BUT, as I have been in 3rd through 5th grade classrooms, I have noticed a very disturbing trend. Like this board I saw in a 5th grade classroom.

2015-11-02 12.20.48 (2)

Notice that the objective here was to “Reacquaint yourself” with the math terms by designing a city. OMG. Seriously. This was in the 5th freaking grade. No wonder geometry is such a difficult class to teach in HS, the learners are bored stiff and resentful the teacher is lecturing them on something they have spent time on already.

Next up, a 4th grade classroom. The terms I heard LEARNERS using today were; expression, equation, identity, and inverse.

No joke. 4th grade. The learners were using the terms correctly, and identifying the difference between an expression and equation and using inverses to construct identities while solving equations.

This was not a Gifted and Talented classroom, this was an at risk, high needs, pretty normal, typical classroom.

If I were to summarize what I have learned this semester as a teacher of teachers, it is this. High School teachers, we need to seriously up our game. We need to realize that the reason our learners look bored and apathetic is because we are rehashing what they already know.

We are NOT connecting to what they already know (even if we think we are.)

We are NOT challenging them to reach for deeper understanding (even if we think we are.)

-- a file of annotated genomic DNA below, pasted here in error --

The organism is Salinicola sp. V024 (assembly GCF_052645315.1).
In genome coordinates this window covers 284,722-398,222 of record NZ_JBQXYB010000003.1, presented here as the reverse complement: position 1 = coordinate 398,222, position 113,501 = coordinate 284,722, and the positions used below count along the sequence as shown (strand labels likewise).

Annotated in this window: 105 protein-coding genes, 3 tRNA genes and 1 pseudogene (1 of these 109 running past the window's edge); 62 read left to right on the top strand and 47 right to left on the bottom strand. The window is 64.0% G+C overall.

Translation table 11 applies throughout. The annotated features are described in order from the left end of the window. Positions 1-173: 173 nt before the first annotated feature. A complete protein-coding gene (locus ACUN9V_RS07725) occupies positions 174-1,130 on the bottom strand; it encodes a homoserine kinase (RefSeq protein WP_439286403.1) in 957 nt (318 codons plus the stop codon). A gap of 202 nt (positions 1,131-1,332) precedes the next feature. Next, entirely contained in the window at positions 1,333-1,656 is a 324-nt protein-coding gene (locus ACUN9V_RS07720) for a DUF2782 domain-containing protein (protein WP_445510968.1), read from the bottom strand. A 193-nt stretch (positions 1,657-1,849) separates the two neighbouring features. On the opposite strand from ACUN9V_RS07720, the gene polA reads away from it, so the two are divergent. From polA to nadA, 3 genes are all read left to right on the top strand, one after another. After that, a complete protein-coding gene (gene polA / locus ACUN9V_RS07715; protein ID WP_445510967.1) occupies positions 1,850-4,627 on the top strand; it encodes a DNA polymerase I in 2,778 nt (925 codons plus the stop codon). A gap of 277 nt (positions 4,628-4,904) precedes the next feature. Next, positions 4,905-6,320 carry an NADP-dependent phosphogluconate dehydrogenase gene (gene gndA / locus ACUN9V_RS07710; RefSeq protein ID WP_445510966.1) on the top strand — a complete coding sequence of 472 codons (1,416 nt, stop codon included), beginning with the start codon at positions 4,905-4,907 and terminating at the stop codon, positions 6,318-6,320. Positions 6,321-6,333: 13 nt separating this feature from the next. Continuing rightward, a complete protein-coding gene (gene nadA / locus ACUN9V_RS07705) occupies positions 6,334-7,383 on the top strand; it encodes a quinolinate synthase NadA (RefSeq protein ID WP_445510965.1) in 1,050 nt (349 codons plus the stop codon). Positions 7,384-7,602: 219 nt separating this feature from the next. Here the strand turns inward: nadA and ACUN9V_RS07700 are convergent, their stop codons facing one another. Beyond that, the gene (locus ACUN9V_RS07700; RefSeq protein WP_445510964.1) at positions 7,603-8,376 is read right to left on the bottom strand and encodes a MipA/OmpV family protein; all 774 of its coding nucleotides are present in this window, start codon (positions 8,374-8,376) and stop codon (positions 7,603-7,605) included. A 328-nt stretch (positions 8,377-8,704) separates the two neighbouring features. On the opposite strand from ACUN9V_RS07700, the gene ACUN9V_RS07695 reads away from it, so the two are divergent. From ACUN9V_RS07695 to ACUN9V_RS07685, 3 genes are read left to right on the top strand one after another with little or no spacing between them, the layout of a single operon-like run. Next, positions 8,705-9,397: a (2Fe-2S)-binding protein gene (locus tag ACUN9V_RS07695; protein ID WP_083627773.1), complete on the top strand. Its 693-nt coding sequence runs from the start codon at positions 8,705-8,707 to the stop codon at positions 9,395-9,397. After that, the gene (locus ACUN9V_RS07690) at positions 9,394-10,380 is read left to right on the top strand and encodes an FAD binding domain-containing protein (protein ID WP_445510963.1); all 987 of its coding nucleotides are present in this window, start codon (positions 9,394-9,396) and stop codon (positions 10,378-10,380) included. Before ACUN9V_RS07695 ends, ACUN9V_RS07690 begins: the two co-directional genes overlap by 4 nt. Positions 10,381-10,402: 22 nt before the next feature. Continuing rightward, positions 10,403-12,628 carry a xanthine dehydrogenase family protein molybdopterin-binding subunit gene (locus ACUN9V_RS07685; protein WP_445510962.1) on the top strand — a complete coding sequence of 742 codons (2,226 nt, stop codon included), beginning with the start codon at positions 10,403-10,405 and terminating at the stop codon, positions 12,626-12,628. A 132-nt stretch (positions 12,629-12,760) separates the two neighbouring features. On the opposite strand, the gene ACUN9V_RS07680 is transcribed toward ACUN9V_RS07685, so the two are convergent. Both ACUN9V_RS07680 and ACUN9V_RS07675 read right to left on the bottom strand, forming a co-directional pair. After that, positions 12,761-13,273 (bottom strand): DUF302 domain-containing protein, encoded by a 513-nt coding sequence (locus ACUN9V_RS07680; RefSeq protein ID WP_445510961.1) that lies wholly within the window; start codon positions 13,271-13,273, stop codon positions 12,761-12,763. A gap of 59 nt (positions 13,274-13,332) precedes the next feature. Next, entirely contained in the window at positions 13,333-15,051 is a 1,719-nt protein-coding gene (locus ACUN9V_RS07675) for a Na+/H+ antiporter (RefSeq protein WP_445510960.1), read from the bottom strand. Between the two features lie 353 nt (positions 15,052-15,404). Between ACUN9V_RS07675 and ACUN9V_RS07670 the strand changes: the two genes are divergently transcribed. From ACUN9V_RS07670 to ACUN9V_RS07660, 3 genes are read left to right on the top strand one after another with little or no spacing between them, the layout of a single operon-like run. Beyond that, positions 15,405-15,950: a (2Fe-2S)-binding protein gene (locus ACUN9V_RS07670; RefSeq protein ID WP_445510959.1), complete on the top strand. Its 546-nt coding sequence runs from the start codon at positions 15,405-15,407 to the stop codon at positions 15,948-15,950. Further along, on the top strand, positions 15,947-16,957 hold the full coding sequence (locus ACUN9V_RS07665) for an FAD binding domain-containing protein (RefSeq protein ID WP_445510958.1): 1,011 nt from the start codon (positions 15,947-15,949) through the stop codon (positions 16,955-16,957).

And, we are NOT realizing the learners are entering our classrooms with a great deal of prior math experience and love. Connect with it. Pull it out. Create engagement.

My eyes are open, and it scares me to death what I have done in the past to my learners. The CCSS standards are working. The shifts in mathematics education are working. We must be leaders and take advantage of it.

Go spend time in elementary school classrooms. It will shock you what the learners are doing today. What are we doing?

Sep 062015

In my Feedly this morning popped up the article by Larry Ferlazzo called, “Disappointing NY Times Article On Teachers & ‘A Sharing Economy’.” Okay, let me be more blunt. I am not disappointed in the NYT, I am frustrated and a little ticked off. It stems from this article in the NYT: A Sharing Economy where Teachers Win by Natasha Singer.

Read the article. I call foul AND shenanigans. How much did TeachersPayTeachers pay for this fluff piece that was nothing more than an advertisement for teachers selling out other teachers.


Maybe it is because I am active and love the #MTBoS (that is the MathTwitterBlogo’Sphere, if you are not familiar with it.) I embrace the sharing, the collaboration and the freely giving of resources that the math teachers do on Twitter, their blogs and the internet in general.

The article should have been titled, “A sharing economy where teachers win, but collaboration dies.” Sure, some teacher just made $1000 by selling her lesson plans to a 1000 different teachers for a buck. She won, but collaboration died. Is she seeking feedback from people who have used her lessons? Is she improving them by discussing and talking about how others have used them? Probably not. It is in a store, and people are buying it. There is no reason or need to improve it.

Meanwhile, in the #MTBoS, teachers are making, sharing, improving and resharing lessons all the time. They are coming together to make better lessons. And then, they talk about these lessons, which spawn more, better lessons. This is a collaborative community where ALL teachers win, and more importantly, our learners win. And our learners continue to win. Over and over again.